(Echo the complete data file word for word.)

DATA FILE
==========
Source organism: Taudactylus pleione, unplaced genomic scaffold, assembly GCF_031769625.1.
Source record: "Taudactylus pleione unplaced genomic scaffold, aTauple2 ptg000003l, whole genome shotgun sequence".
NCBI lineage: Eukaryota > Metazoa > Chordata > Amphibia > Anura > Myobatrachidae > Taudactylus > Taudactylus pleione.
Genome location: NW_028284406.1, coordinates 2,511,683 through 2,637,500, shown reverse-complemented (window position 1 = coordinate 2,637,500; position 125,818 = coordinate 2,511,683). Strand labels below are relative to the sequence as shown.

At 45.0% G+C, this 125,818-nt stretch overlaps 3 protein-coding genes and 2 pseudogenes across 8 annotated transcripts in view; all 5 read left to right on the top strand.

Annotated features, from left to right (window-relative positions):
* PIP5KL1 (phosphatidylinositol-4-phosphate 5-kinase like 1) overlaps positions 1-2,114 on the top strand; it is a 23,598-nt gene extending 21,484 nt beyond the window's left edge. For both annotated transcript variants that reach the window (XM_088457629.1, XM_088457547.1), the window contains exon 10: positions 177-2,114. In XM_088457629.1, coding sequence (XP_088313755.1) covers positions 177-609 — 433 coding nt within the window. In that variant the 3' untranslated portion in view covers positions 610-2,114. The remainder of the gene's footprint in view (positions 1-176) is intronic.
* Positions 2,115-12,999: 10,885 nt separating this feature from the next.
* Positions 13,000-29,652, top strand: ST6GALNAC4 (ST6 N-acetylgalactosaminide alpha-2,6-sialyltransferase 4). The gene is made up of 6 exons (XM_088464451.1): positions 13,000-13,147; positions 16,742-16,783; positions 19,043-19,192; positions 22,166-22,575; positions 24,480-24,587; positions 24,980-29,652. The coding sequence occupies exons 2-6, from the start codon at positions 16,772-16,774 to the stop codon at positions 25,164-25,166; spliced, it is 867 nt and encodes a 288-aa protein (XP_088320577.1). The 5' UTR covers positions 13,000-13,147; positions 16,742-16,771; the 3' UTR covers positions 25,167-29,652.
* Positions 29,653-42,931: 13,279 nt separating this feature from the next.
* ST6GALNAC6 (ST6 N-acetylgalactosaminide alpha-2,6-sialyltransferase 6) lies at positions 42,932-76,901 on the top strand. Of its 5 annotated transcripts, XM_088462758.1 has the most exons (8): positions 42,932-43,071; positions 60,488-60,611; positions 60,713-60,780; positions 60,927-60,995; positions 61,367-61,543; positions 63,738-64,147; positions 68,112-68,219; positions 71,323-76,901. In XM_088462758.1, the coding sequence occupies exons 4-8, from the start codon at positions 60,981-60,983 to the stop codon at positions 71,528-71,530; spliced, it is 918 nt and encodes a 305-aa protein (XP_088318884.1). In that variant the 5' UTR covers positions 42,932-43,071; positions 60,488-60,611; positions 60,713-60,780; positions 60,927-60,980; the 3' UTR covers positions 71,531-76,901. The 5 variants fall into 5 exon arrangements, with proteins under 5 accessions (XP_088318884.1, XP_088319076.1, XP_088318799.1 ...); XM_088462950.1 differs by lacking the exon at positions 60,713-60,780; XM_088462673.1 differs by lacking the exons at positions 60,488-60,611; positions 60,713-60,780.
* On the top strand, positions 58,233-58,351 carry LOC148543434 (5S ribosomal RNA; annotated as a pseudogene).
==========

Source organism: Taudactylus pleione, unplaced genomic scaffold, assembly GCF_031769625.1.
Source record: "Taudactylus pleione unplaced genomic scaffold, aTauple2 ptg000003l, whole genome shotgun sequence".
NCBI lineage: Eukaryota > Metazoa > Chordata > Amphibia > Anura > Myobatrachidae > Taudactylus > Taudactylus pleione.
Genome location: NW_028284406.1, coordinates 2,511,683 through 2,637,500, shown reverse-complemented (window position 1 = coordinate 2,637,500; position 125,818 = coordinate 2,511,683). Strand labels below are relative to the sequence as shown.

At 45.0% G+C, this 125,818-nt stretch overlaps 3 protein-coding genes and 2 pseudogenes across 8 annotated transcripts in view; all 5 read left to right on the top strand.

Annotated features, from left to right (window-relative positions):
* PIP5KL1 (phosphatidylinositol-4-phosphate 5-kinase like 1) overlaps positions 1-2,114 on the top strand; it is a 23,598-nt gene extending 21,484 nt beyond the window's left edge. For both annotated transcript variants that reach the window (XM_088457629.1, XM_088457547.1), the window contains exon 10: positions 177-2,114. In XM_088457629.1, coding sequence (XP_088313755.1) covers positions 177-609 — 433 coding nt within the window. In that variant the 3' untranslated portion in view covers positions 610-2,114. The remainder of the gene's footprint in view (positions 1-176) is intronic.
* Positions 2,115-12,999: 10,885 nt separating this feature from the next.
* Positions 13,000-29,652, top strand: ST6GALNAC4 (ST6 N-acetylgalactosaminide alpha-2,6-sialyltransferase 4). The gene is made up of 6 exons (XM_088464451.1): positions 13,000-13,147; positions 16,742-16,783; positions 19,043-19,192; positions 22,166-22,575; positions 24,480-24,587; positions 24,980-29,652. The coding sequence occupies exons 2-6, from the start codon at positions 16,772-16,774 to the stop codon at positions 25,164-25,166; spliced, it is 867 nt and encodes a 288-aa protein (XP_088320577.1). The 5' UTR covers positions 13,000-13,147; positions 16,742-16,771; the 3' UTR covers positions 25,167-29,652.
* Positions 29,653-42,931: 13,279 nt separating this feature from the next.
* ST6GALNAC6 (ST6 N-acetylgalactosaminide alpha-2,6-sialyltransferase 6) lies at positions 42,932-76,901 on the top strand. Of its 5 annotated transcripts, XM_088462758.1 has the most exons (8): positions 42,932-43,071; positions 60,488-60,611; positions 60,713-60,780; positions 60,927-60,995; positions 61,367-61,543; positions 63,738-64,147; positions 68,112-68,219; positions 71,323-76,901. In XM_088462758.1, the coding sequence occupies exons 4-8, from the start codon at positions 60,981-60,983 to the stop codon at positions 71,528-71,530; spliced, it is 918 nt and encodes a 305-aa protein (XP_088318884.1). In that variant the 5' UTR covers positions 42,932-43,071; positions 60,488-60,611; positions 60,713-60,780; positions 60,927-60,980; the 3' UTR covers positions 71,531-76,901. The 5 variants fall into 5 exon arrangements, with proteins under 5 accessions (XP_088318884.1, XP_088319076.1, XP_088318799.1 ...); XM_088462950.1 differs by lacking the exon at positions 60,713-60,780; XM_088462673.1 differs by lacking the exons at positions 60,488-60,611; positions 60,713-60,780.
* On the top strand, positions 58,233-58,351 carry LOC148543434 (5S ribosomal RNA; annotated as a pseudogene).